Editor's Note: Magazines, Loud & Proud
The following is the editor’s note from the Fall Issue of Publishing Executive. Read more articles from the issue here.
Two years ago, when I first wandered into the meta-publishing world -- that is publishing a magazine about magazine publishing -- I was thrown by the whole “print is dead” narrative/hysteria. Sure, I was aware that print was struggling -- I saw two of the magazines I edited get the axe early in my career -- and knew full well that online media was growing tremendously.
But I never imagined that print was or could be dying. I was mystified by what that even meant. To me, a magazine brand running on all cylinders should always have premium products for its most engaged and valuable audience segments. Print will continue to fill that bill for some magazines and audience segments as long as people like to pick up bundled content, put it on their coffee table, or sit back and read (and that will be the case for the foreseeable future.)
I suppose I’ve always been bullish on print because I’ve long felt that marketers are overly infatuated by the measurability of digital media. Metrics for the sake of metrics are not the objective of marketing -- engagement and action are. Unfortunately, marketers are often measured themselves by the metrics they can tout, and you know what runs down hill.
So all along the echo chamber of media punditry rang loud and clicks were baited, serving as distraction from substantive discussions. Thank goodness that’s over now.
In a move that might have made us seem like luddites a few years ago, this issue of Publishing Executive has three features devoted to printed magazines and making them better, including the Top 20 Magazine Printers ranking, as well as D. Eadward Tree’s “10 Tough Questions to Ask About Your Printed Magazine” and “10 Questions To Ask Your Magazine Printer.”
Of course the modern magazine is a multifaceted media organism and this issue also features pieces on mastering mobile platforms, KPIs for digital content analytics, and how two “legacy” publishing brands (CQ & Roll Call) are being “purpose built for the modern world.”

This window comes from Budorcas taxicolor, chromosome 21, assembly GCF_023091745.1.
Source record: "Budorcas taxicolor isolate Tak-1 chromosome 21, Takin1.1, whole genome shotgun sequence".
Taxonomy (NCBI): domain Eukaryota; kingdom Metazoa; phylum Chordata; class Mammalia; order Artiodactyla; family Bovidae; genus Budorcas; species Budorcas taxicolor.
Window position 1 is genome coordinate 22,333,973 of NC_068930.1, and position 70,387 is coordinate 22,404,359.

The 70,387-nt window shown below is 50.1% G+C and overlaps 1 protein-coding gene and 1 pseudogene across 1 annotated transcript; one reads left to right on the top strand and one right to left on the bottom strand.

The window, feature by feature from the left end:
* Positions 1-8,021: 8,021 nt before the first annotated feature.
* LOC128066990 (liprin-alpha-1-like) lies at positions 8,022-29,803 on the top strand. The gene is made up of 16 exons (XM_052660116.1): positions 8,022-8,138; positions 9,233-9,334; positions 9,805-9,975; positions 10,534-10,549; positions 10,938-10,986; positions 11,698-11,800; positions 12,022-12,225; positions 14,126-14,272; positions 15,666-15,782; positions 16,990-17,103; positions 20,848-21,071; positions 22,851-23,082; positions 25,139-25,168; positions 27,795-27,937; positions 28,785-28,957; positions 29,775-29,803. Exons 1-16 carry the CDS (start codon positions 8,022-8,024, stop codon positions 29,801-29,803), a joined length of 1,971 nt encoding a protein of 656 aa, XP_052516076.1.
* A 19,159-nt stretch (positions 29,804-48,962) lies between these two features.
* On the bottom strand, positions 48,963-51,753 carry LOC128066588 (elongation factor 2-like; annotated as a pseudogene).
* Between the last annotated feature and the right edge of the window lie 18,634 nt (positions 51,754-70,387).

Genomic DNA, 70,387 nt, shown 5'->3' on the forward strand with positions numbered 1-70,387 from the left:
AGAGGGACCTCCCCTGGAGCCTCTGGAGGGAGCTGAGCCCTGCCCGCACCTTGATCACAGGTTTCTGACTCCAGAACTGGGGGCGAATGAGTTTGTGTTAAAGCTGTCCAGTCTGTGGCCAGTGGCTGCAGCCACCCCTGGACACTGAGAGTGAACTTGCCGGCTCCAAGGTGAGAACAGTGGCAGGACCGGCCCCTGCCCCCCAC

I’ve been reluctant to embrace the euphemistic term “magazine media” because I think it is symptomatic of magazine publisher’s print complex and is designed to mask what gives magazine companies a distinct identity and value. Some publishers don’t want to even be called publishers or be identified as media companies. So I was relieved when Bill Carter, CEO and president of data-forward ALM, said that media and events are an integral part of what makes the data component powerful.
Maybe one day the industry can go back to regarding print as a premium product -- instead of a black eye -- and calling ourselves magazine publishers. I think we will.
Related story: The Revolution of Collaborative Media Communication
Denis Wilson was previously content director for Target Marketing, Publishing Executive, and Book Business, as well as the FUSE Media and BRAND United summits. In this role, he analyzed and reported on the fundamental changes affecting the media and marketing industries and aimed to serve content-driven businesses with practical and strategic insight. As a writer, Denis’ work has been published by Fast Company, Rolling Stone, Fortune, and The New York Times.